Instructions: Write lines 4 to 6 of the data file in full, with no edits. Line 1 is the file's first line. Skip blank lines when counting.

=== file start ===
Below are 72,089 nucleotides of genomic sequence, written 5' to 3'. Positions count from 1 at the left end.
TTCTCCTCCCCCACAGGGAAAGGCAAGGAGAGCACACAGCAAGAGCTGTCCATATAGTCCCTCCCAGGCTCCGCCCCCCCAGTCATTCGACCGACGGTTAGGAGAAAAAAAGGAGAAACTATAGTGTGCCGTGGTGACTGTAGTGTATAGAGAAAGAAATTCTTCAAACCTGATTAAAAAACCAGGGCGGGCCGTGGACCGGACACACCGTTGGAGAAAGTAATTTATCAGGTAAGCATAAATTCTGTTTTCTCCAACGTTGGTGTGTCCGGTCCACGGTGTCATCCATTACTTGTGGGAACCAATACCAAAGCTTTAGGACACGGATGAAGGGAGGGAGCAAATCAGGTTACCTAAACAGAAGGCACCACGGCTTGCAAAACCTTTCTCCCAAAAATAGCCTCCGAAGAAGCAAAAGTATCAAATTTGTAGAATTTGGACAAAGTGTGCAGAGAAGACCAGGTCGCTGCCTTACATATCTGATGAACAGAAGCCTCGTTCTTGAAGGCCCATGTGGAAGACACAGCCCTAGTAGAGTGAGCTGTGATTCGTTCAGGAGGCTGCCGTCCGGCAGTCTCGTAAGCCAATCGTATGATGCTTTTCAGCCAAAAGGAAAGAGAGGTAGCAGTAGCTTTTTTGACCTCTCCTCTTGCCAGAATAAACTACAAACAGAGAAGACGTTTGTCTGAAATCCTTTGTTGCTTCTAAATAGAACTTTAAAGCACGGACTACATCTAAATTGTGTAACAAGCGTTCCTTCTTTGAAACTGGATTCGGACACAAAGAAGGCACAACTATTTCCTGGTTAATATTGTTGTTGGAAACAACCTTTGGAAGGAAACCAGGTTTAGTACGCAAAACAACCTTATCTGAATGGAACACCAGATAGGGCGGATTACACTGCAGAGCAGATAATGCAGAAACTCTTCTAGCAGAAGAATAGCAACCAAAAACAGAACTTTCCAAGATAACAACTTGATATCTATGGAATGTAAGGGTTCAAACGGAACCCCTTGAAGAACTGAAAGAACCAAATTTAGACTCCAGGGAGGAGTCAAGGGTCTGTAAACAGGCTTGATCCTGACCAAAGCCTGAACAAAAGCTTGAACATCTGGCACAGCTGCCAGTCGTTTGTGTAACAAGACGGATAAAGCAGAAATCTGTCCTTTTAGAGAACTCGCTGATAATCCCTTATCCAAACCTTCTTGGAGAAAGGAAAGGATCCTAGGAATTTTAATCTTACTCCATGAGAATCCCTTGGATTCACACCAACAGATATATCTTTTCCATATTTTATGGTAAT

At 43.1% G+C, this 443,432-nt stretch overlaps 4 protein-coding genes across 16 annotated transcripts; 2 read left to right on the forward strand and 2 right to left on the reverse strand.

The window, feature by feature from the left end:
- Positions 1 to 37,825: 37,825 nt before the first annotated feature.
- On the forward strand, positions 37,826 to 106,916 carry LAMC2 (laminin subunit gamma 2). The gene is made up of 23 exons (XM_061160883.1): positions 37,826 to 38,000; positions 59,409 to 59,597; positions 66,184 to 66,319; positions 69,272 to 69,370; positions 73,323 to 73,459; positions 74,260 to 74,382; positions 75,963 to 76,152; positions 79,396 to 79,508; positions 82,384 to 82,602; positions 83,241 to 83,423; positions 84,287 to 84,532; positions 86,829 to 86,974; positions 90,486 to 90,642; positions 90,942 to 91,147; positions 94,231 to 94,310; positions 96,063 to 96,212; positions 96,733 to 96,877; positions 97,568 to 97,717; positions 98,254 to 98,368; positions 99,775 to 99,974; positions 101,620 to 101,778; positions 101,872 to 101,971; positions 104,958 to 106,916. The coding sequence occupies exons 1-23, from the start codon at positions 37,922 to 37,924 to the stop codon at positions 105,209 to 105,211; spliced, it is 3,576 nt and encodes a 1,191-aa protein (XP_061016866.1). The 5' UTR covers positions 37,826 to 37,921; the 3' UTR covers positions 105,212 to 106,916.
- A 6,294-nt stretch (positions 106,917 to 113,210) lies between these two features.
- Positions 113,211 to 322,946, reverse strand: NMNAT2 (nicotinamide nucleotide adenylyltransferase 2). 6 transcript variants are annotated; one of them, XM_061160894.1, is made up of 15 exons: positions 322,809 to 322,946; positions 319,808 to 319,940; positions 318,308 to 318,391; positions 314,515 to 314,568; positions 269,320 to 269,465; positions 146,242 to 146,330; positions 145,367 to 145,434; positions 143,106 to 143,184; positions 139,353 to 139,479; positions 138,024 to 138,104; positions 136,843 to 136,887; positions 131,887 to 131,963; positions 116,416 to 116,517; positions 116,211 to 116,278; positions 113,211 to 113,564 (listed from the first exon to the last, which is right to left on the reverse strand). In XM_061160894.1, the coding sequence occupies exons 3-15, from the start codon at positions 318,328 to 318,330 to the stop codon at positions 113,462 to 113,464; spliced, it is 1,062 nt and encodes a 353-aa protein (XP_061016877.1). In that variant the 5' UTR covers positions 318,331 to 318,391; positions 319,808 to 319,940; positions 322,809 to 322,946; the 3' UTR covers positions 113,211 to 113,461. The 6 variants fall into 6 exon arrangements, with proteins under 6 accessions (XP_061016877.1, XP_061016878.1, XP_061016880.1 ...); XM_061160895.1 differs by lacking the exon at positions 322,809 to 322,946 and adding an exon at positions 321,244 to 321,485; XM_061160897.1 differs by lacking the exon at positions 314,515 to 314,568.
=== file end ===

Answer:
The window, feature by feature from the left end:
- Positions 1 to 37,825: 37,825 nt before the first annotated feature.
- On the forward strand, positions 37,826 to 106,916 carry LAMC2 (laminin subunit gamma 2). The gene is made up of 23 exons (XM_061160883.1): positions 37,826 to 38,000; positions 59,409 to 59,597; positions 66,184 to 66,319; positions 69,272 to 69,370; positions 73,323 to 73,459; positions 74,260 to 74,382; positions 75,963 to 76,152; positions 79,396 to 79,508; positions 82,384 to 82,602; positions 83,241 to 83,423; positions 84,287 to 84,532; positions 86,829 to 86,974; positions 90,486 to 90,642; positions 90,942 to 91,147; positions 94,231 to 94,310; positions 96,063 to 96,212; positions 96,733 to 96,877; positions 97,568 to 97,717; positions 98,254 to 98,368; positions 99,775 to 99,974; positions 101,620 to 101,778; positions 101,872 to 101,971; positions 104,958 to 106,916. The coding sequence occupies exons 1-23, from the start codon at positions 37,922 to 37,924 to the stop codon at positions 105,209 to 105,211; spliced, it is 3,576 nt and encodes a 1,191-aa protein (XP_061016866.1). The 5' UTR covers positions 37,826 to 37,921; the 3' UTR covers positions 105,212 to 106,916.